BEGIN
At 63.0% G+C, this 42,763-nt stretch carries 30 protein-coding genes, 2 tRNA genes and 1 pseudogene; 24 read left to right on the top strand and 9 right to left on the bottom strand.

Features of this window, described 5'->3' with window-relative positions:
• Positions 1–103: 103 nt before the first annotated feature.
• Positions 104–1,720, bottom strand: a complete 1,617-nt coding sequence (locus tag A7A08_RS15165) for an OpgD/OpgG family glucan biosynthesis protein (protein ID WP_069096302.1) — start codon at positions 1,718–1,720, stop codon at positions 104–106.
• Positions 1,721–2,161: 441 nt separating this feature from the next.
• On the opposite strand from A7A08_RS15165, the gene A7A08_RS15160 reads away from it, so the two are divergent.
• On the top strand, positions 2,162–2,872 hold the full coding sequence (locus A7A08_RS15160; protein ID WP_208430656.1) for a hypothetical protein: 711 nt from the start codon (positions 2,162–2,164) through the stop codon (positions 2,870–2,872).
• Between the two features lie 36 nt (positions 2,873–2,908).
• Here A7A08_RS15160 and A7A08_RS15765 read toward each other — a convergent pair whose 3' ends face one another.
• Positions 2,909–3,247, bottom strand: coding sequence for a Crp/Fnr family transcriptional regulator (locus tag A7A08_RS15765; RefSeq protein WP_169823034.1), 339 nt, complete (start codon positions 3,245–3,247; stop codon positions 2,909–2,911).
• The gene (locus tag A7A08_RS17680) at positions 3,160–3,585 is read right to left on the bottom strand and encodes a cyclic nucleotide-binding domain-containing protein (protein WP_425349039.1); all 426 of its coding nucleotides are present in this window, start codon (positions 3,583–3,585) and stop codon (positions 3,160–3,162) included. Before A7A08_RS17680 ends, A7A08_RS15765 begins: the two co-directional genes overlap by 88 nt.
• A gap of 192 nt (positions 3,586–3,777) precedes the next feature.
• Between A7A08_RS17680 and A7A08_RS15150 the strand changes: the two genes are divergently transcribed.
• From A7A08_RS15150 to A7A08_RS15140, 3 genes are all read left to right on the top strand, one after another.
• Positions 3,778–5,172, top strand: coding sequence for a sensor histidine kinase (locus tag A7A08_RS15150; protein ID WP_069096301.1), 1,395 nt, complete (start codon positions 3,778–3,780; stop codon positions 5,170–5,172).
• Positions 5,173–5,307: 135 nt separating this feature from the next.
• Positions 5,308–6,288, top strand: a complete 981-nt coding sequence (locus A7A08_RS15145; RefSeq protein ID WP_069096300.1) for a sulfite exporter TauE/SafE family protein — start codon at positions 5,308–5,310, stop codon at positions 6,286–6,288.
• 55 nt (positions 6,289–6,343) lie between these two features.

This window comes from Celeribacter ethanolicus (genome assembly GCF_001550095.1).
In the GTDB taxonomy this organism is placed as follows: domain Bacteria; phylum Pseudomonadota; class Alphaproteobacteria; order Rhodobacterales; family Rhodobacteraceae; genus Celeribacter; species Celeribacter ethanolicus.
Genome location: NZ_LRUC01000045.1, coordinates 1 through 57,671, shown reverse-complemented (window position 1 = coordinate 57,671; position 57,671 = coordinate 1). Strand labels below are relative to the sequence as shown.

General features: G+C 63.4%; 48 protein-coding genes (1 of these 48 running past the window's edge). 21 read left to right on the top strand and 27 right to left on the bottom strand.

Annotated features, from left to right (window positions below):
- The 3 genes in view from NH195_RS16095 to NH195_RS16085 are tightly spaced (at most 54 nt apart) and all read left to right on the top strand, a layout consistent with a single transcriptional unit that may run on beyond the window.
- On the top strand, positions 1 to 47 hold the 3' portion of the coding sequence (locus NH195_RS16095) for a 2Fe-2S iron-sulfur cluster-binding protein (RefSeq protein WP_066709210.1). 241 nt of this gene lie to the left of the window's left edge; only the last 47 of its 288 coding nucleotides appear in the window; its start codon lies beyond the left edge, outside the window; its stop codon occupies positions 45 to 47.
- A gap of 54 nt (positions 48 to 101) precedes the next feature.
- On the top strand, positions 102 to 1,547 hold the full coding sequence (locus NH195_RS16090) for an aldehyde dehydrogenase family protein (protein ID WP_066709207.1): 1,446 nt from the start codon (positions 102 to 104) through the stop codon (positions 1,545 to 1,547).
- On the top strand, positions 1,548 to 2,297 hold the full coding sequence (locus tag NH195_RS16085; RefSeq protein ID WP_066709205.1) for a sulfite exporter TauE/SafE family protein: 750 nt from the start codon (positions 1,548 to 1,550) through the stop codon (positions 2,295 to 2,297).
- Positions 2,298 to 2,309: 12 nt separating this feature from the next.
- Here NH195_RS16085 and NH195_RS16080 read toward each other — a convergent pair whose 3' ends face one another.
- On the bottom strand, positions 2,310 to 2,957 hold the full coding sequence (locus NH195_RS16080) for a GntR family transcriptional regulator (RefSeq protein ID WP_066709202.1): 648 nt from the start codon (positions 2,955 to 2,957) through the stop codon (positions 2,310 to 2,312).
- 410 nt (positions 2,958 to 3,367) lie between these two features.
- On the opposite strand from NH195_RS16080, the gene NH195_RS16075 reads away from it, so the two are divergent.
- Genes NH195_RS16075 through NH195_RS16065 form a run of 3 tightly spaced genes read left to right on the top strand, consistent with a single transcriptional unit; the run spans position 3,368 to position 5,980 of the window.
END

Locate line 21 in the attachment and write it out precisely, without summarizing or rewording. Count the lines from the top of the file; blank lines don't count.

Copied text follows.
Genome location: NZ_LRUC01000045.1, coordinates 1 through 57,671, shown reverse-complemented (window position 1 = coordinate 57,671; position 57,671 = coordinate 1). Strand labels below are relative to the sequence as shown.